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View Diary: This week in the War on Women: Wanna hear a joke? You should be raped! Hahaha! (322 comments)

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  •  That's all fine, agreed. (1+ / 0-)
    Recommended by:
    Tickticker

    I just disagree with the notion that people having some sort of ethical right to jump up and disrupt someone's performance because they're offended. And I further disagree that the performer doesn't then have a right to say something even more offensive to regain control of the show.

    We don't have some sort of moral right to not be offended. And being offended doesn't give us some sort of veto right to interrupt other people in the performance of their art. Even if it's awful bad art that I don't like, and even if it offends me personally. In fact, especially if it offends me personally.

    "Think. It ain't illegal yet." - George Clinton | http://ideaddicted.blogspot.com

    by jbeach on Sat Jul 14, 2012 at 01:06:33 PM PDT

    [ Parent ]

    •  It's stand-up comedy (0+ / 0-)

      I think there is an unwritten understanding that the audience can react negatively to bad jokes.  Heckling is part of the culture and is to be expected.

      If there was a mistake made, one may have been that the heckler was a wet blanket trying to make a serious statement instead of saying something funny with Tosh as the butt of the joke, showing by comparison how unfunny he is.  If she wanted to make a serious statement, she should have gotten on stage, kneed him in the crotch, and asked him how feels about being assaulted in the genital region.  Of course, there's a good chance the crowd would have laughed.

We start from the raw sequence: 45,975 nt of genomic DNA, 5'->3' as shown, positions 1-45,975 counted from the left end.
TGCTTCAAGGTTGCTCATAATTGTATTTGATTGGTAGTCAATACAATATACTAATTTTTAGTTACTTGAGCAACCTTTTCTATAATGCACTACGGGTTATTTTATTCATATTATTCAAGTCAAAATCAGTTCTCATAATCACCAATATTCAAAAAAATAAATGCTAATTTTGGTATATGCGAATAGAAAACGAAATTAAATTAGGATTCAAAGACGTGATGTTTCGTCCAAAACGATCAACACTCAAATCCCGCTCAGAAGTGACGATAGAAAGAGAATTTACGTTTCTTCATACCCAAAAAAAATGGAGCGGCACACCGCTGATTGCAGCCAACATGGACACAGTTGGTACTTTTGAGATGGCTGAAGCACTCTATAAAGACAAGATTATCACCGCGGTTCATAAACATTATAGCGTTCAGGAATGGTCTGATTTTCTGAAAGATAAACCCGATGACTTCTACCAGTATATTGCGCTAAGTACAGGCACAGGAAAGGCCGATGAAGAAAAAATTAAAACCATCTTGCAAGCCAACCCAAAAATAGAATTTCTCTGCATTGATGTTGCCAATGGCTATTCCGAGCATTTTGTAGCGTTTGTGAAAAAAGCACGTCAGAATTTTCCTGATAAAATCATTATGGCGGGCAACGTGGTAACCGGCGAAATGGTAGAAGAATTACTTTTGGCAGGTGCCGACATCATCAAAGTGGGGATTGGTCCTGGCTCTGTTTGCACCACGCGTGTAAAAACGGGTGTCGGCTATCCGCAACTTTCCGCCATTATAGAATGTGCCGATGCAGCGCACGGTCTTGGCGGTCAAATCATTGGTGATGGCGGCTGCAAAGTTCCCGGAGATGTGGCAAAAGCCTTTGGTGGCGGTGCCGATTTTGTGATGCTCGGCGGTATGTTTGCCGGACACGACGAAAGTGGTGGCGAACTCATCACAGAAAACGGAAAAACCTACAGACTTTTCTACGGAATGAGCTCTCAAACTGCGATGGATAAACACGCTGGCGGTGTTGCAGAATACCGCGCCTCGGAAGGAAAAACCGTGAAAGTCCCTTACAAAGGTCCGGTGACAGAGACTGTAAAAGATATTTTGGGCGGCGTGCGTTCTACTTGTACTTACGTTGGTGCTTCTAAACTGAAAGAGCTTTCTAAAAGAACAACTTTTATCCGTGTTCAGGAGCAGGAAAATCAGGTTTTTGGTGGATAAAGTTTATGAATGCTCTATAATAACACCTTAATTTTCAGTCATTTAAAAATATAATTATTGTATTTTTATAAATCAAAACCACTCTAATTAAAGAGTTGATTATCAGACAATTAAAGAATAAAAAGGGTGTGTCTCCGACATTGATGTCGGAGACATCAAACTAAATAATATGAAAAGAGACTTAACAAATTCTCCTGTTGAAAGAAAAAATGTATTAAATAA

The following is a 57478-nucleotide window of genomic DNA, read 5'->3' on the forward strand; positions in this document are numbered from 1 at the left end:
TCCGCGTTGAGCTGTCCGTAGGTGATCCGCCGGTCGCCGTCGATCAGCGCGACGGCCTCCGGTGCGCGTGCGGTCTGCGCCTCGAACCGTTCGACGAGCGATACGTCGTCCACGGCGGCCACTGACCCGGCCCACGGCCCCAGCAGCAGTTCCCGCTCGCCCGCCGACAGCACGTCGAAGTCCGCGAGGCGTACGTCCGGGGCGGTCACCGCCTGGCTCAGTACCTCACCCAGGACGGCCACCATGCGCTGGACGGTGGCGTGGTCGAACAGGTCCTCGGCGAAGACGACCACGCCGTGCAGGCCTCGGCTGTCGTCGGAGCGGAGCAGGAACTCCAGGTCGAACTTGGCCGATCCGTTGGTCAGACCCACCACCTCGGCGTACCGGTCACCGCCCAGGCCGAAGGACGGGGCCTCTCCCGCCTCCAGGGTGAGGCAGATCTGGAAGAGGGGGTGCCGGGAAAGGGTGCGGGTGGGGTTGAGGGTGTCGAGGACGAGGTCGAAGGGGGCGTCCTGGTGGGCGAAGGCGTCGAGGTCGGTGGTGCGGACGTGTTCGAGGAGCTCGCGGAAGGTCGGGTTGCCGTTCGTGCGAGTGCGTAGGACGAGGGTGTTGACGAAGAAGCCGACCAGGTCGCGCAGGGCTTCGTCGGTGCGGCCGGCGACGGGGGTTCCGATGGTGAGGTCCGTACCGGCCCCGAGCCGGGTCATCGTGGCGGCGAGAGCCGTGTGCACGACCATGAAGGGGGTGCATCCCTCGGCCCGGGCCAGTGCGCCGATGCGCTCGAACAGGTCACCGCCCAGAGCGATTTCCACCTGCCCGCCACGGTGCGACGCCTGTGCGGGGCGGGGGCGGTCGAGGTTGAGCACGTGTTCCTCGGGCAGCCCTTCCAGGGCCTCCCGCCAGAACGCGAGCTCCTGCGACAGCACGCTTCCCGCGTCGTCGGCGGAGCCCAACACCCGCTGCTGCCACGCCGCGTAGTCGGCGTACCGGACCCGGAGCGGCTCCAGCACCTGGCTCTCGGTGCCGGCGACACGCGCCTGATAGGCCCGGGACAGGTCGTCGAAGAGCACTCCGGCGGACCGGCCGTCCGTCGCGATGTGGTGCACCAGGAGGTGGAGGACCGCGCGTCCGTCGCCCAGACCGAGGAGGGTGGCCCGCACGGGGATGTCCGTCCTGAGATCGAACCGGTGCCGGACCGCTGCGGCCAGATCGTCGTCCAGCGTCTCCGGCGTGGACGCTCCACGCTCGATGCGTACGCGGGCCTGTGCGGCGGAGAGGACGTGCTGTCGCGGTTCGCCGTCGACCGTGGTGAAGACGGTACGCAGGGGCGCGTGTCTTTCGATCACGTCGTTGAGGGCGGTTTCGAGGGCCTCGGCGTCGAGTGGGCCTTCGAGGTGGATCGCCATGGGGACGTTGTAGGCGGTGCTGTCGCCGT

•  That's not the unwritten understanding (2+ / 0-)
        Recommended by:
        Americantrueandblue, Tickticker

        At least from all the comedians I've known and spoken with, as well as heard of. Heckling is not an accepted part of the culture, as much as it's a negative thing that's unavoidable. Just like unruly drunks are prevalent at rock shows, but they're not what bands want to deal with. They just have to.

        And I have to say I'm pretty appalled that you think a physically violent response is justified for something that a performer said.

        Let's say this was Louis CK up there, talking about abortion rights. And a Christian said "I'm offended", and Louis CK said "Wouldn't if be funny if his baby was aborted." Would that Christian then be justified in walking onto the stage and kneeing Louis CK in the crotch?

        If that Christian shouldn't interrupt Louis CK's performance violently, then neither should this woman have interrupted Tosh's violently.

        You can see how that equates, right?

        "Think. It ain't illegal yet." - George Clinton | http://ideaddicted.blogspot.com

        by jbeach on Sat Jul 14, 2012 at 01:38:57 PM PDT

        [ Parent ]

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